The quest for flavour on the Isle of Raasay


A landscape shot showing the rugged terrain of the Isle of Raasay in the Inner Hebrides, taken from the vantage point of a barley field.
Photo credit: Callum Gillies

On a remote island in the Inner Hebrides, the Isle of Raasay Distillery has been experimenting with reintroducing lost flavours into their spirits. We speak to co-founder Alasdair Day about what makes Raasay so distinctive.  

A small, desolate island in the Inner Hebrides is perhaps one of the most atmospheric settings imaginable for centuries of illicit distilling. The terrain here is rugged and high-altitude: hospitable to bootleggers, inhospitable to the taxman.  

But fast forward to the early 21st century, and the Isle of Raasay has proven the perfect location for a modern distillery – just as Bill Dobbie and Alasdair Day identified in 2014.  

“When I first went up to Raasay, Bill had already bought Borodale House, which was a disused hotel,” Alasdair tells me over Zoom. “Standing outside and looking at the views of the sky, we realised that this was the place to build a distillery.”  

Alasdair is quick to mention the Raasay’s shady history as one of the factors that drew them to the location. “Of course, there’s a history of illicit distilling here on Raasay, which reinforced the island’s whisky heritage. But to actually have a commercial distillery here would be something quite special.”  

Island terrain 

Once the location was decided, investigations began. “When we started looking into the feasibility of the distillery, we drilled a well and analysed the water. We found that the water levels were high, with rich minerals in the soil, which is the result of Raasay’s complex geology.  

“You’ve got lots of old volcanic rock here. The highest point on the island is Dùn Can, which is basalt, and the areas surrounding the distillery are on granite soils. But the actual site where the distillery is located is comprised of ancient Jurassic sedimentary sandstone, which acts as a sponge.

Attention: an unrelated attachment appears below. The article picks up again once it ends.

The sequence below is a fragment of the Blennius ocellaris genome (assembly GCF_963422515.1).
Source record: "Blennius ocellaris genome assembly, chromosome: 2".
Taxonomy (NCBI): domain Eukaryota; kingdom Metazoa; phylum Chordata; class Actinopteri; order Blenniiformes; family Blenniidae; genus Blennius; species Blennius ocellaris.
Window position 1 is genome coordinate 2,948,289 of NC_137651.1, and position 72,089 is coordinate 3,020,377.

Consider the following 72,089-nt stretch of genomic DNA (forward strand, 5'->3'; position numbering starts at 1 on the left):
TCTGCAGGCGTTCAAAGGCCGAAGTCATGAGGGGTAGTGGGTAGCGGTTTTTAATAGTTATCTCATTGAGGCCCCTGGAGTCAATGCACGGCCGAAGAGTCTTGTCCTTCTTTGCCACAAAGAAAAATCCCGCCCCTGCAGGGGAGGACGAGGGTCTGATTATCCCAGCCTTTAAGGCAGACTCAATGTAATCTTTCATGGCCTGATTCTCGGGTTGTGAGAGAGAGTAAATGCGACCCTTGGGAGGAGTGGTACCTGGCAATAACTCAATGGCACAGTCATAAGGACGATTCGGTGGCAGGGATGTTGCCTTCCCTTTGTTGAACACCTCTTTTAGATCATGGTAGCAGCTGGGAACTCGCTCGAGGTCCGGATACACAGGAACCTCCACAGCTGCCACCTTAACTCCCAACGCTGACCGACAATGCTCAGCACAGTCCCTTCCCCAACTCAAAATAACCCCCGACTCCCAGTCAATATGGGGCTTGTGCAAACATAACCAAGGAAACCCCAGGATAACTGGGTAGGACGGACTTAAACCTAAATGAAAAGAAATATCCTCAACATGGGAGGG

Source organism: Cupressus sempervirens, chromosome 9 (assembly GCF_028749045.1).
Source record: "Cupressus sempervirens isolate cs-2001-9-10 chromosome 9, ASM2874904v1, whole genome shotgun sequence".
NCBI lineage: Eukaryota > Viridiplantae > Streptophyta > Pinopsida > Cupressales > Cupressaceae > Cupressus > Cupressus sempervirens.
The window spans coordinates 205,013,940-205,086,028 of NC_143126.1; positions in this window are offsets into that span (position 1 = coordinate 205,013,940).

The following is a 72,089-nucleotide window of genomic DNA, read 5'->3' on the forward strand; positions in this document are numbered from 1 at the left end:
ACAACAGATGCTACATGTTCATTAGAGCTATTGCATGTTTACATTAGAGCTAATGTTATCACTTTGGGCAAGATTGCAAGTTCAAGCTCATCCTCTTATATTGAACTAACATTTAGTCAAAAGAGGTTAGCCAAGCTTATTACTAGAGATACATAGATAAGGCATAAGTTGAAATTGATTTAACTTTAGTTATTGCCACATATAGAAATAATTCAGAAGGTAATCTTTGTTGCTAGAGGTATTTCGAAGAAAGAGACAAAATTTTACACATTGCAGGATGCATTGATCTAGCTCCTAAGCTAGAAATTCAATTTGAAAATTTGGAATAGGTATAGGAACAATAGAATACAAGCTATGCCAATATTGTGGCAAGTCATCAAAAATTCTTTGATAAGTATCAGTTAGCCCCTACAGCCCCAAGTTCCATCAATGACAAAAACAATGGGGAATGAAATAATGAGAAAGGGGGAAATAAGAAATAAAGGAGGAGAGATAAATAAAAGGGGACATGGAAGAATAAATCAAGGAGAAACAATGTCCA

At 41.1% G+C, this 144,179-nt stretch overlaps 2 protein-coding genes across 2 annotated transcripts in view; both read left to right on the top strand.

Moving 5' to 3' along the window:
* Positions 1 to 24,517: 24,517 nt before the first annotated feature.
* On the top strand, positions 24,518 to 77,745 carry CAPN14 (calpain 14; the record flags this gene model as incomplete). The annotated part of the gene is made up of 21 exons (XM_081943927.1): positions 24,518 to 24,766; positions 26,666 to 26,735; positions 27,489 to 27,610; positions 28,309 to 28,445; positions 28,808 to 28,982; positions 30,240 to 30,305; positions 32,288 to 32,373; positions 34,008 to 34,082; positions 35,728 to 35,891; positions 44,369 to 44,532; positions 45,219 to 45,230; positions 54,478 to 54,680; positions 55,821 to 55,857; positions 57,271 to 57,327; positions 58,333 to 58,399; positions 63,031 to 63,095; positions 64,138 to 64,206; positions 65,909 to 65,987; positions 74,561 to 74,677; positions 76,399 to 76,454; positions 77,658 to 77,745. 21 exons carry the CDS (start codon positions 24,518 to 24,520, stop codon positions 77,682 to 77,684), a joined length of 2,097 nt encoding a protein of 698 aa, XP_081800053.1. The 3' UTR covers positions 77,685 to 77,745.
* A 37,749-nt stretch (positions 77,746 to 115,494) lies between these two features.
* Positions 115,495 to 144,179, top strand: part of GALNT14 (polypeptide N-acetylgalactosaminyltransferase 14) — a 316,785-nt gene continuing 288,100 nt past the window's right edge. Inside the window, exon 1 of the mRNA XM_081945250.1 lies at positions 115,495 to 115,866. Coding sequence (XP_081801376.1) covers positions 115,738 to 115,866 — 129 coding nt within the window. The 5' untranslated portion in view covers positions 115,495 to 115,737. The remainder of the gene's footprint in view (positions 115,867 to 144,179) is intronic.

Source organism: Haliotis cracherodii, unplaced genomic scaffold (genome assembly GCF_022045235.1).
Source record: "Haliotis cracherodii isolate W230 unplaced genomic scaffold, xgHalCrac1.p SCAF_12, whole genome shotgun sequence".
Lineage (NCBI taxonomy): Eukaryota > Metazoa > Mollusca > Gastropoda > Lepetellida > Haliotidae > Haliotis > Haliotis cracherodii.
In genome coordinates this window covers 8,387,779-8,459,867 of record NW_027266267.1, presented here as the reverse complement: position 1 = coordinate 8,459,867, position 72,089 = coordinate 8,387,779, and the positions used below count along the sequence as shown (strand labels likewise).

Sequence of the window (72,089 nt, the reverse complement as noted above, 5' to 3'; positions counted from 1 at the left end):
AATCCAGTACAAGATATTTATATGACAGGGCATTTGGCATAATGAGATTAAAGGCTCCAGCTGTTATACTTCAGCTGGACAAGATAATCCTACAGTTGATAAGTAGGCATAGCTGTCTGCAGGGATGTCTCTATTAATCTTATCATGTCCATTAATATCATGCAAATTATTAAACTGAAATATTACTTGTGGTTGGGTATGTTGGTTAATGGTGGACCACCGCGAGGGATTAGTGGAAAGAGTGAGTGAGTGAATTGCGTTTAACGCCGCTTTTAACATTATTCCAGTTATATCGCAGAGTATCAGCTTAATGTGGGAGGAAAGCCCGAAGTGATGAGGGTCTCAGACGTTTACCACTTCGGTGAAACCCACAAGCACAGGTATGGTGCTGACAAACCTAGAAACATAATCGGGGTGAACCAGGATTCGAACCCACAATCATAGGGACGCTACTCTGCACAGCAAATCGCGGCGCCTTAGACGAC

“We were very fortunate with the location of our well. The rain picks up all these minerals as it runs off the volcanic rock – and it rains a lot on the west coast of Scotland. So, over hundreds of years, those minerals are absorbed in this big sponge beneath the distillery.” 

The distillery well reaches 60 metres beneath the soil, which allows the team to draw up this enriched water for use in distillation, as well as cask reduction [blending the distilled alcohol with water for bottling].  

“It really helps to give us a sense of place,” says Alasdair. “All of our spirits are matured on the island too, which gives them this salty note and maritime character. It’s quite moderate here in terms of temperature, and quite humid – the ideal place for making an excellent single malt Scotch whisky.”  

Rediscovering lost flavours  

Establishing a distillery from scratch provides endless opportunities for exploration. “We started with a blank sheet of paper, asking ourselves what style of whisky we wanted to make,” Alasdair recounts. “Being in the Inner Hebrides, we wanted to make a Hebridean single malt.” 

Was there a specific flavour profile that they were after, I ask?

“When people talk about fruit in whisky, they tend to talk about apples, bananas, pears – those sorts of flavours. But if you go back to the 1970s and ’80s, there was a real blackcurrant character that has almost disappeared and is not that common anymore in whisky. We wanted blackcurrant and those kind of dark fruit flavours, in a lightly peated style.”

The team have taken their quest for flavour a step further. In 2017, they began experimenting with barley species that would be particularly well-suited to Raasay’s challenging climate – one of which was the Bere variety. Alasdair explains that Bere is a landrace species: an ancient grain variety considered to have evolved “naturally” as a result of adapting to its local environment over time. 

“You could see that it was meant to grow there,” he says. “Commercial varieties can grow on Raasay, but they don’t ripen.” Bere, on the other hand, thrives happily – one of the tell-tale signs that pointed to Raasay’s illicit history.  

“In time, we hope to be able to pull together all the different elements that make up and influence Scotch whisky – in particular, the Isle of Raasay’s,” he concludes.  

With its unique terrain, rich island heritage and innovative mindset, who knows what this small distillery will unearth next?  

Explore the Isle of Raasay’s spirits here